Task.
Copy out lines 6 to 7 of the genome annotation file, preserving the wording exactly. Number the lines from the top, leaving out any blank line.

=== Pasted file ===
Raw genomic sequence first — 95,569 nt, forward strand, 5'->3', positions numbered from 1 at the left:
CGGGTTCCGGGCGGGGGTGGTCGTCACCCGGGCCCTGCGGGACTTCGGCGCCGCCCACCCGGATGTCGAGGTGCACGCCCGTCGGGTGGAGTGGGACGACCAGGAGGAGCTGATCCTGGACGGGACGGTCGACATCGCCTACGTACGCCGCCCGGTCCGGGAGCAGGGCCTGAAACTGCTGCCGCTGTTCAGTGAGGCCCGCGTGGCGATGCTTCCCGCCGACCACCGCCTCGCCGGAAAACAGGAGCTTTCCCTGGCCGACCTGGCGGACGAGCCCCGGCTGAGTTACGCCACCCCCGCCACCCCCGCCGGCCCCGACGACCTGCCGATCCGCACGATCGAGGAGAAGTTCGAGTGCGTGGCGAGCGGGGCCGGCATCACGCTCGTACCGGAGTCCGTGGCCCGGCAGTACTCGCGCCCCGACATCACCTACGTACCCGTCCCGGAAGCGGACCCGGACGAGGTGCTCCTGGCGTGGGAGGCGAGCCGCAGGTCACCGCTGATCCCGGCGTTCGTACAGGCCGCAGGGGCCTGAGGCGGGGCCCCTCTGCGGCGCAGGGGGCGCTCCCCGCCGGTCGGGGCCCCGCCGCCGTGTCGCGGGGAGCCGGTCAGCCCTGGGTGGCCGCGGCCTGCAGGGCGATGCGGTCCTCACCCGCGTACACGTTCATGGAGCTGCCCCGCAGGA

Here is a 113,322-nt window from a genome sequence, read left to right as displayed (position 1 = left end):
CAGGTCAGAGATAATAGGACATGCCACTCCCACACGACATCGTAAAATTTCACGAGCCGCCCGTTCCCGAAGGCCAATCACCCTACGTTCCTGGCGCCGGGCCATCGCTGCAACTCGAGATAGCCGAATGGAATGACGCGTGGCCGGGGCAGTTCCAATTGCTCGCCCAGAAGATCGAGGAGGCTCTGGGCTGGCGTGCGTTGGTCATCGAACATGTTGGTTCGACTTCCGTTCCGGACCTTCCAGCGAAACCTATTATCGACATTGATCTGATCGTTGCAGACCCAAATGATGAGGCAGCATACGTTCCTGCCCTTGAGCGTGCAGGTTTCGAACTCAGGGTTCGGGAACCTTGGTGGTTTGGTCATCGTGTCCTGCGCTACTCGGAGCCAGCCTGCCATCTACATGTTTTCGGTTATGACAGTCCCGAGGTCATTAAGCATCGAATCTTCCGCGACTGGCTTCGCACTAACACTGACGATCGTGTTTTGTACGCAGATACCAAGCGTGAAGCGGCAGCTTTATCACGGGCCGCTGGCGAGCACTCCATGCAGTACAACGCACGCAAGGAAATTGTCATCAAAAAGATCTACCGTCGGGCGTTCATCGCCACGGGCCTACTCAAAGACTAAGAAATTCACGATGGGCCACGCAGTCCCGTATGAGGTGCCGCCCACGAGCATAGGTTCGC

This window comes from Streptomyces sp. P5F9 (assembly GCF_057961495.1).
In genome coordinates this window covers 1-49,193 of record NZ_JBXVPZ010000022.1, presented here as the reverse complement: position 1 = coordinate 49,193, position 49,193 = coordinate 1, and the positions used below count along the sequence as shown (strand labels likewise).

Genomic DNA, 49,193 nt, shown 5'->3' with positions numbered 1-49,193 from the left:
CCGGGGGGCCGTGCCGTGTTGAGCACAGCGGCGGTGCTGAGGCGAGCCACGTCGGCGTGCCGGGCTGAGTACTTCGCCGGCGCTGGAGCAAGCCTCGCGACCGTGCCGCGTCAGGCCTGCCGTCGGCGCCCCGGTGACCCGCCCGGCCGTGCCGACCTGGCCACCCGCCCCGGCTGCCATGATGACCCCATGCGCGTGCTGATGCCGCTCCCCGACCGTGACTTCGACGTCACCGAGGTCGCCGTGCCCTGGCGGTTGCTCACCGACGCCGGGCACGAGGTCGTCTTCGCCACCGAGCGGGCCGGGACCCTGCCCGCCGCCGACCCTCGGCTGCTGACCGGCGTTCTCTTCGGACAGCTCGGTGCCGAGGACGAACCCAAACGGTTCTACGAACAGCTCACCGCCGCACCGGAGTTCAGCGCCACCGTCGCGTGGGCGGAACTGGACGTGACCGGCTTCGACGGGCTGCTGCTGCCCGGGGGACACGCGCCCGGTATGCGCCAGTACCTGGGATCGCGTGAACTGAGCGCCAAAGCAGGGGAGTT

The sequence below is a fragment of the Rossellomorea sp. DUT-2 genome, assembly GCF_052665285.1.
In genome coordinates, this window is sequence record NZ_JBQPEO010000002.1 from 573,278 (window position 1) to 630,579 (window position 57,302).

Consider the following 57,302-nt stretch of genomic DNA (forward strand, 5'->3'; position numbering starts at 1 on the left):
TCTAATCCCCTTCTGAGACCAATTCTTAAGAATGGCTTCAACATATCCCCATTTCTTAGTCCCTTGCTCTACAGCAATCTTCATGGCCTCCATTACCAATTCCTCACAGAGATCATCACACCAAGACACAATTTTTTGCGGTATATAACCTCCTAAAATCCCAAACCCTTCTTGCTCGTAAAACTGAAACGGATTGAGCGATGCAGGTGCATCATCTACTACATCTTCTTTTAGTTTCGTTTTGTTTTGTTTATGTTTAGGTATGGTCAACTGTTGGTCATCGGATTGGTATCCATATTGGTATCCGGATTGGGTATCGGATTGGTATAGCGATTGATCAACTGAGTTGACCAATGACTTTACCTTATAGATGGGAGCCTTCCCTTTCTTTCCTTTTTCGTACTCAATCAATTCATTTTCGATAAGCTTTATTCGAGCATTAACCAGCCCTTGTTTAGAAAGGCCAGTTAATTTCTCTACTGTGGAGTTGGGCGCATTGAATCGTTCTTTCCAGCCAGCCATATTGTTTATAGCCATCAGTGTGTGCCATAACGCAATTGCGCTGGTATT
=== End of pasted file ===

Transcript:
In genome coordinates this window covers 1-49,193 of record NZ_JBXVPZ010000022.1, presented here as the reverse complement: position 1 = coordinate 49,193, position 49,193 = coordinate 1, and the positions used below count along the sequence as shown (strand labels likewise).

Genomic DNA, 49,193 nt, shown 5'->3' with positions numbered 1-49,193 from the left: